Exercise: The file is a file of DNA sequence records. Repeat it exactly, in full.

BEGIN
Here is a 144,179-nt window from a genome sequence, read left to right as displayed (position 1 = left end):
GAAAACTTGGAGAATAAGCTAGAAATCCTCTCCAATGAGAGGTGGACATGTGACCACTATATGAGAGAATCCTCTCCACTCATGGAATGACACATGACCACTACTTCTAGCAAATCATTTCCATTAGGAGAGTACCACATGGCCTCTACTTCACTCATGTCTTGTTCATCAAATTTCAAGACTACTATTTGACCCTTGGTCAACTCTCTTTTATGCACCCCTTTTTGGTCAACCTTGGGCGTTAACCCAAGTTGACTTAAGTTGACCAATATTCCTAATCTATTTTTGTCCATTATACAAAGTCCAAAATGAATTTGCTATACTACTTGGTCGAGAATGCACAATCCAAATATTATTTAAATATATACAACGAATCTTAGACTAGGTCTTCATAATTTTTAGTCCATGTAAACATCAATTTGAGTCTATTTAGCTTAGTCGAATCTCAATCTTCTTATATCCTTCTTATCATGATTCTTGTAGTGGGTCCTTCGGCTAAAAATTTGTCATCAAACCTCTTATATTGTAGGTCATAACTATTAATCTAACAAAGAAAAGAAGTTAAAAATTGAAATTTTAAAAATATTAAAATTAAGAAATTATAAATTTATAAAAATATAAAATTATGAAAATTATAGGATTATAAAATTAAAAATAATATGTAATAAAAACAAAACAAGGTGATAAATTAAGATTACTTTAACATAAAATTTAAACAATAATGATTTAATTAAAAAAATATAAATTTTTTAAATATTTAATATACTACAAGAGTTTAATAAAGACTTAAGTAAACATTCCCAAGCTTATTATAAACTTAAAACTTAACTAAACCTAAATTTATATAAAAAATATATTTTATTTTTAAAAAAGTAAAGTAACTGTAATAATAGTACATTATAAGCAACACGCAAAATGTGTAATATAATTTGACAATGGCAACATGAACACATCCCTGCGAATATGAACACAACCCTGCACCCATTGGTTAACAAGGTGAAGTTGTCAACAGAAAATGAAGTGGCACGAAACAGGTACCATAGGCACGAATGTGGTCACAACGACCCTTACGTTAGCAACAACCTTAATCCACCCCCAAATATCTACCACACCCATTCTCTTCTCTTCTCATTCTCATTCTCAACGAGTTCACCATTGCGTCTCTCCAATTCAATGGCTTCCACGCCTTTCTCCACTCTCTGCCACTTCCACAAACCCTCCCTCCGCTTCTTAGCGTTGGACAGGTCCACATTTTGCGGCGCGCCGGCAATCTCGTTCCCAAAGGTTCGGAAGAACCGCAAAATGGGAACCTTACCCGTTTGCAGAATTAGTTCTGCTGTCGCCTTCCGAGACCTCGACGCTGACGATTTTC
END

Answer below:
Here is a 144,179-nt window from a genome sequence, read left to right as displayed (position 1 = left end):
GAAAACTTGGAGAATAAGCTAGAAATCCTCTCCAATGAGAGGTGGACATGTGACCACTATATGAGAGAATCCTCTCCACTCATGGAATGACACATGACCACTACTTCTAGCAAATCATTTCCATTAGGAGAGTACCACATGGCCTCTACTTCACTCATGTCTTGTTCATCAAATTTCAAGACTACTATTTGACCCTTGGTCAACTCTCTTTTATGCACCCCTTTTTGGTCAACCTTGGGCGTTAACCCAAGTTGACTTAAGTTGACCAATATTCCTAATCTATTTTTGTCCATTATACAAAGTCCAAAATGAATTTGCTATACTACTTGGTCGAGAATGCACAATCCAAATATTATTTAAATATATACAACGAATCTTAGACTAGGTCTTCATAATTTTTAGTCCATGTAAACATCAATTTGAGTCTATTTAGCTTAGTCGAATCTCAATCTTCTTATATCCTTCTTATCATGATTCTTGTAGTGGGTCCTTCGGCTAAAAATTTGTCATCAAACCTCTTATATTGTAGGTCATAACTATTAATCTAACAAAGAAAAGAAGTTAAAAATTGAAATTTTAAAAATATTAAAATTAAGAAATTATAAATTTATAAAAATATAAAATTATGAAAATTATAGGATTATAAAATTAAAAATAATATGTAATAAAAACAAAACAAGGTGATAAATTAAGATTACTTTAACATAAAATTTAAACAATAATGATTTAATTAAAAAAATATAAATTTTTTAAATATTTAATATACTACAAGAGTTTAATAAAGACTTAAGTAAACATTCCCAAGCTTATTATAAACTTAAAACTTAACTAAACCTAAATTTATATAAAAAATATATTTTATTTTTAAAAAAGTAAAGTAACTGTAATAATAGTACATTATAAGCAACACGCAAAATGTGTAATATAATTTGACAATGGCAACATGAACACATCCCTGCGAATATGAACACAACCCTGCACCCATTGGTTAACAAGGTGAAGTTGTCAACAGAAAATGAAGTGGCACGAAACAGGTACCATAGGCACGAATGTGGTCACAACGACCCTTACGTTAGCAACAACCTTAATCCACCCCCAAATATCTACCACACCCATTCTCTTCTCTTCTCATTCTCATTCTCAACGAGTTCACCATTGCGTCTCTCCAATTCAATGGCTTCCACGCCTTTCTCCACTCTCTGCCACTTCCACAAACCCTCCCTCCGCTTCTTAGCGTTGGACAGGTCCACATTTTGCGGCGCGCCGGCAATCTCGTTCCCAAAGGTTCGGAAGAACCGCAAAATGGGAACCTTACCCGTTTGCAGAATTAGTTCTGCTGTCGCCTTCCGAGACCTCGACGCTGACGATTTTC